Let the black female cadets raise their fists: They’re proud, they earned it
Editor’s Note: Mary Tobin is a 2003 graduate of the United States Military Academy at West Point
When I first saw the photograph of black female cadets at West Point raising their fists, I put my face in my hands and thought to myself, “Why would they do this?”
I didn’t think about whether or not it violated some article of the Uniform Code of Military Justice (UCMJ). I simply thought, “If this gets out, it could threaten their graduation dates or hurt their careers.” Why did I think that? Because I am fully aware of the negative perceptions associated with the “fist.” No matter what way we slice it, if a black person displays “the fist,” it is immediately associated with being a symbol of either pride or racism, and there is no way around that.
No amount of education, documentaries, op-ed pieces, or books about the history of the symbol or what it means to the black community has managed to absolve it of the perception that it means, “Black people hate white people.”
I’ve taken that kind of photo.
Not with the fist, but I’ve taken the traditional “Old Corps” photo with the black females in my class as a sense of pride and accomplishment. I remember one of the white underclassmen asking me why all the black female cadets took that photo together and not with all the females in my class. And I can remember replying, “Because they didn’t go through what we went through.”
I would later explain that I didn’t mean that to imply that West Point isn’t hard for everyone. In its 214 years of existence, as the premiere leadership institution in the world, West Point is the only organization in the world that has consistently succeeded at making the four-year-undergraduate experience suck for everyone! Pick a day, any day, and pick a class year, and you will see a cadet questioning why they came there. Any cadet will tell you, they had multiple scholarships to numerous colleges, but they chose West Point.
This controversy is really based on the insistence that these black women cadets are only allowed to exist through one lens. They are only allowed to be cadets. They cannot be black cadets because talking about the very real racism they face detracts from the greater mission of becoming an officer, and we are really all green right? They cannot be women cadets because we have female Rangers now, and combat arms are integrated, so there is no need to discuss the sexism that is rampant in the military.
And we definitely cannot discuss being both black and a woman, because well, it is such a small amount of people that fall into that category, taking time to really address the social, psychological, and cultural challenges associated with that status will only muddy the water and again detract from the greater mission to produce leaders of character who lead our nation’s sons and daughters.
I love West Point, and I will tell anyone who asks that I had a better time than most while there. I bought into the system because I knew my goal of following in Gen. Powell’s footsteps meant that my path was going to be rampant with people who said I couldn’t succeed for whatever reason they deemed legitimate.
However, even in my intense love and pride as a graduate, I refuse to be silent about, cover up, or deny the incredible challenges that minorities face every single day as literal “unicorns” in a sea of white men. I refuse to allow my young West Point sisters to be railroaded, ostracized, demonized, degraded, and humiliated without speaking up on their behalf. They are proud. Point blank.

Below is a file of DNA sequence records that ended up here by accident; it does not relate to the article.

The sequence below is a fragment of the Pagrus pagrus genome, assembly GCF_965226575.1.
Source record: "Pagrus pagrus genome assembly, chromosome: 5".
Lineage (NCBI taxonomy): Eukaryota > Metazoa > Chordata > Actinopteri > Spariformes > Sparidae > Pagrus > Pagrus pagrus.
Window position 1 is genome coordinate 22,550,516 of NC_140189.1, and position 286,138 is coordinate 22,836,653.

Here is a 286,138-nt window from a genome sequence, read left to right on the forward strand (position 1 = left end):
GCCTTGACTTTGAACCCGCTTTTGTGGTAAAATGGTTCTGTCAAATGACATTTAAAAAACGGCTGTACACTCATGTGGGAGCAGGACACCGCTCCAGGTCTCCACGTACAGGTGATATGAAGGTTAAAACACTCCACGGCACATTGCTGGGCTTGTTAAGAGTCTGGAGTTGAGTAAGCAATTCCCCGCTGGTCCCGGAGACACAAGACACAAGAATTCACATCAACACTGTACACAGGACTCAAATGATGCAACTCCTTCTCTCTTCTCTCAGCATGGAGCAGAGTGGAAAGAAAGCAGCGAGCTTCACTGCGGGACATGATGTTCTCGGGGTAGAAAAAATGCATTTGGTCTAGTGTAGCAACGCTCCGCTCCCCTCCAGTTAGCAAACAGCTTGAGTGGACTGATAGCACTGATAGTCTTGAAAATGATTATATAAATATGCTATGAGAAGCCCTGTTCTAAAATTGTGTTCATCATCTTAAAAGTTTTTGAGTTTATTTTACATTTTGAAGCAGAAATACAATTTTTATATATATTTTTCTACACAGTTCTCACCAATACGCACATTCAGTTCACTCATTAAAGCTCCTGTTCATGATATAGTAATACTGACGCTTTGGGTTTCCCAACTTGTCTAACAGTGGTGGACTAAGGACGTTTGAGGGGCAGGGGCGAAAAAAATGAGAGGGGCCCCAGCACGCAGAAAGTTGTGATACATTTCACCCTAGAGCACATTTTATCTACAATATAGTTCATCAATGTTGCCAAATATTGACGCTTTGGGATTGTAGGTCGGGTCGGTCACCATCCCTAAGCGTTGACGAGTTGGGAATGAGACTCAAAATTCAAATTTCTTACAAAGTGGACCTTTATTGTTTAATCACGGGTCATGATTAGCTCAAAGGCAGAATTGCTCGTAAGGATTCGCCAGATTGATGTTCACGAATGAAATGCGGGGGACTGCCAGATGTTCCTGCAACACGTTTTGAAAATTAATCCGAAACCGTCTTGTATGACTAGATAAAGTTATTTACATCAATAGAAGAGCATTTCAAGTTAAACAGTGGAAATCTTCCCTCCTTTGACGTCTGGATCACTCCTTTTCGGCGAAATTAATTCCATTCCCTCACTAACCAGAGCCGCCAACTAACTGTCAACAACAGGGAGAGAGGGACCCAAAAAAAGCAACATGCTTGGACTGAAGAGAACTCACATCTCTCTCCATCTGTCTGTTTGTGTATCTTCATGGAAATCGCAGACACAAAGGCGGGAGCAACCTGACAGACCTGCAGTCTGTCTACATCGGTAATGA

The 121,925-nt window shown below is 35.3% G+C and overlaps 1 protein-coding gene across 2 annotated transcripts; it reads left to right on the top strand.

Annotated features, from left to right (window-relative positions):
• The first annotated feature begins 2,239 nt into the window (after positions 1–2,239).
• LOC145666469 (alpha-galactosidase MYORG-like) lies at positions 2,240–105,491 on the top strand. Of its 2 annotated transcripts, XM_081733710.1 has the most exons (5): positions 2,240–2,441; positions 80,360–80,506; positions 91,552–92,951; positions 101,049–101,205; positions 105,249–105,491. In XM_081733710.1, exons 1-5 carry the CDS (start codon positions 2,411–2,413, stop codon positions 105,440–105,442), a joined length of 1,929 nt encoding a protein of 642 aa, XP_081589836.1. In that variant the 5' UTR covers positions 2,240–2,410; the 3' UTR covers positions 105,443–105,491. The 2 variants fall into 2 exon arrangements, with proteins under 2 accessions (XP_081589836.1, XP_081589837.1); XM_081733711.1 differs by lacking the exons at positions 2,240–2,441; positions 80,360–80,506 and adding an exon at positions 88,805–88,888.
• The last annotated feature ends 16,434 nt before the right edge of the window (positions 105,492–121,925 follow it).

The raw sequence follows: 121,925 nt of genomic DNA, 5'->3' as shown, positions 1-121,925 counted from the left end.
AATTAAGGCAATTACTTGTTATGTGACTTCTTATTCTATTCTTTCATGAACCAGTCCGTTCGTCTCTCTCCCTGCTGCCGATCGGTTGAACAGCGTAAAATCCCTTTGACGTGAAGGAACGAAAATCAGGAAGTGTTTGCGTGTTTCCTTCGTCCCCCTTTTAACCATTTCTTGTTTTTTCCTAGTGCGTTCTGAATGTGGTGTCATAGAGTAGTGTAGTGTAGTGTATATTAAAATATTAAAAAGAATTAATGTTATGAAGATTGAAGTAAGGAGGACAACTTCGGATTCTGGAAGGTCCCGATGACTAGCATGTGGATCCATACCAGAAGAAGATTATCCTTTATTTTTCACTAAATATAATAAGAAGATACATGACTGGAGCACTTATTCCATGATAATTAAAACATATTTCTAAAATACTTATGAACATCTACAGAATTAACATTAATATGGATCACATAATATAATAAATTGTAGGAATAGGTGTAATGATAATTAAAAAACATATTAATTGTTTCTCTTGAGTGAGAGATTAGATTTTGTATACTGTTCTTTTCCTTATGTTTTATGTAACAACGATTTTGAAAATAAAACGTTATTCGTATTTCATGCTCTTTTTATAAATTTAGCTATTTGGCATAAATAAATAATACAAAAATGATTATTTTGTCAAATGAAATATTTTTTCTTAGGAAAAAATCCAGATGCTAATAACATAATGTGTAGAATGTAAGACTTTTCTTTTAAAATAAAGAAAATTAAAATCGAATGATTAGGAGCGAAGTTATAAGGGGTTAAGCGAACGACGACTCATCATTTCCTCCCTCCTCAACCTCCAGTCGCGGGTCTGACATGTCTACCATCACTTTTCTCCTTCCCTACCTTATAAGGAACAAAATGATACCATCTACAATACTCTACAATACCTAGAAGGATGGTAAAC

And while I would not have advised them to display “the fist” while taking this traditional picture, my advice would’ve been solely rooted in the fact that we exist in a very racially and politically charged environment, and not everyone will understand what you meant. But that is the 35-year-old, combat veteran, seen plenty of life, Mary, saying that to 22-year-olds, excited to be graduating, passionate about their future, and who have plenty of life to live and wisdom and experience to gain.
The current leadership at West Point is doing a phenomenal job to address issues around race, gender, sexual orientation, sexual assault, etc. in a way that I have never seen before at my school. I am so proud of the evolution of my alma mater, and to paint West Point in any other light than one that desires to be a true representation of the best that our country has to offer would be false.
With that being said, if these women are crucified on the altar of cultural misunderstanding and youthful zeal, then we will lose an incredible teachable moment for every graduate, current cadet, and future cadet. We have the opportunity to have a REAL discussion about race and culture among the men and women who will undoubtedly lead in every facet of society. We have the opportunity to heal old wounds and develop a level of understanding that can only be borne of pain and honesty.
We have an opportunity to rise from all of this better, stronger, and wiser and the time is now. We can seize this moment, mentor and support these young ladies, become a better Corps and a better country, or we can descend deeper into the abyss of racism and divisiveness that only serves those who are already full of hate.
This is not about a fist. This is about the bandage of racism at my beloved alma mater being ripped from an old festering wound. I won’t turn coat and run while these young women are served up for the slaughter as if they aren’t the brilliant, beautiful, talented, and strong leaders I know them to be. I believe in West Point, and I believe in all my brothers and sisters in the Long Gray Line. We are better than this, and we will be better than this.
Mary Tobin is a 2003 graduate of the United States Military Academy at West Point. Tobin is currently a IT Project Manager at the US Department of Housing and Urban Development.